NAS Awards: Most Frustrating – Yi Jianlian


When the team you follow can run out a guy who’s 7-feet tall, can stretch a defense by hitting a bunch of threes, and is long enough body-wise that he’s able to block some shots and grab rebounds, you want to believe this guy is capable of becoming a major player in the NBA. Unfortunately, that same player is maddeningly inconsistent offensively, is one of the worst defenders in the league, and seems to lack every other physical tool outside of length. What you get is the Nets’ “Most Frustrating” player in Yi Jianlian.

Perhaps problem number one for me was having any expectations at all for Yi headed into this season. But after seeing him bulk up and put together a strong showing in the Asia Cup games last summer, I allowed myself to believe that at the bare minimum, Yi could develop into a league average player at his position. After missing a majority of the first six weeks of the season with a knee injury – Yi proved me wrong – he looked like an even better than average player, scoring 22.5 points on 54 percent shooting in his first four games back from injury. What was even better was how Yi was doing it – an assortment of inside and outside moves. Kiki Vandeweghe immediately tried to instill a “twin towers” strategy on offense, with most plays running through Brook Lopez and Yi. The results were a disaster. Brook’s offensive production took a short-term hit, and Yi faded back to the player he was in his first two NBA seasons: 13.4 points per game with woeful 39 percent shooting in January. It’s also no coincidence that January was probably the most embarrassing month for the Nets last season, including back-to-back losses against the Warriors and the Jazz where the Nets were blown out by more than 30.

And Yi’s season continued to slide from there, as he average less than 10 points per game in Feburary and March. After missing some more time in March, he came back and outside of one game against the Pistons, was a non-factor. It was like 2008-09 all over again, when Yi flashed potential, only to miss some time with a wrist injury and never really be an impact player again.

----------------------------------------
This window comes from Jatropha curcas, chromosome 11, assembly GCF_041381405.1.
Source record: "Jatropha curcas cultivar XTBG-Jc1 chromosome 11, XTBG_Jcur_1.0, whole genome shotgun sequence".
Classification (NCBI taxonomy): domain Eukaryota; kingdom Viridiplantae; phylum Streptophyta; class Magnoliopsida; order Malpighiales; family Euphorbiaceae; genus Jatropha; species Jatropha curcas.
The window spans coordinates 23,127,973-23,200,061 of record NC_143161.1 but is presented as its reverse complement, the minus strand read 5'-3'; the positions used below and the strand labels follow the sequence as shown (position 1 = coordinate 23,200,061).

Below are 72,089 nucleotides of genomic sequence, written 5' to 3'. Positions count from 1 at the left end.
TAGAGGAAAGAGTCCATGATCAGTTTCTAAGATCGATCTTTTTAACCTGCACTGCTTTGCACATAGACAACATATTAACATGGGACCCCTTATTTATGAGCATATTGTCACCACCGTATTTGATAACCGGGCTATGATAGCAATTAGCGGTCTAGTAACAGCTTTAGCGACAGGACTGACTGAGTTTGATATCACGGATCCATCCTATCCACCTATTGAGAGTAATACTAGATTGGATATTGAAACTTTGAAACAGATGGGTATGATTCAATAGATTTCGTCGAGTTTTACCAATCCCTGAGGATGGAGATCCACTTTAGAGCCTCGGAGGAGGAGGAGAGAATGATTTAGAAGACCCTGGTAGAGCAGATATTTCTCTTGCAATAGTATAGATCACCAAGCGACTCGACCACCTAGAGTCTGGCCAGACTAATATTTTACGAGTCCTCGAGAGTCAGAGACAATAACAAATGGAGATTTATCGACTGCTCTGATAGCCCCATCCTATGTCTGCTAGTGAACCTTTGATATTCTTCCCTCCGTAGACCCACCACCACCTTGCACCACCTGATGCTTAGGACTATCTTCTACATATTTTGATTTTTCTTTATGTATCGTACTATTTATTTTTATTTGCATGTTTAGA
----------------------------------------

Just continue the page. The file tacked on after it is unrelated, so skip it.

Talking strictly as a fan, what frustrates me the most about Yi is from my vantage point, he’s come to represent all that the front office has done wrong with this organization the past few years. Yi was acquired in a salary dump for Richard Jefferson – and while the idea of having cap space this coming summer was nice, it was disingenuous for the front office to tell fans that this deal was made to make the Nets better in the long-term. Milwaukee, a team that has done a mighty good job rebuilding itself the past few years, was quite quick to dump Yi after only one season. That speaks volumes. There’s also the idea that Yi is solely on this roster as a marketing ploy – capitalizing on the world’s biggest market in China. Considering the desperate lengths the front office has gone to try and make money the past few seasons as their eyes were turned to Brooklyn, it’s not an outlandish Idea that Yi was seen as a cash cow and nothing more.

I wonder how much rope Mikhail Prokhorov will allow Yi this coming season. There are players out there that will improve the team at the PF position, but if the Nets are unable to lure any of them to Newark, this team is going to have to make a decision on Yi. I think he’s had ample opportunity to prove he’s not a starting caliber player in this league, not when he can’t give the team enough consistent offense to offset the fact that the opposing team’s PF is all but guaranteed to go 20 and 10 while Yi is on the floor.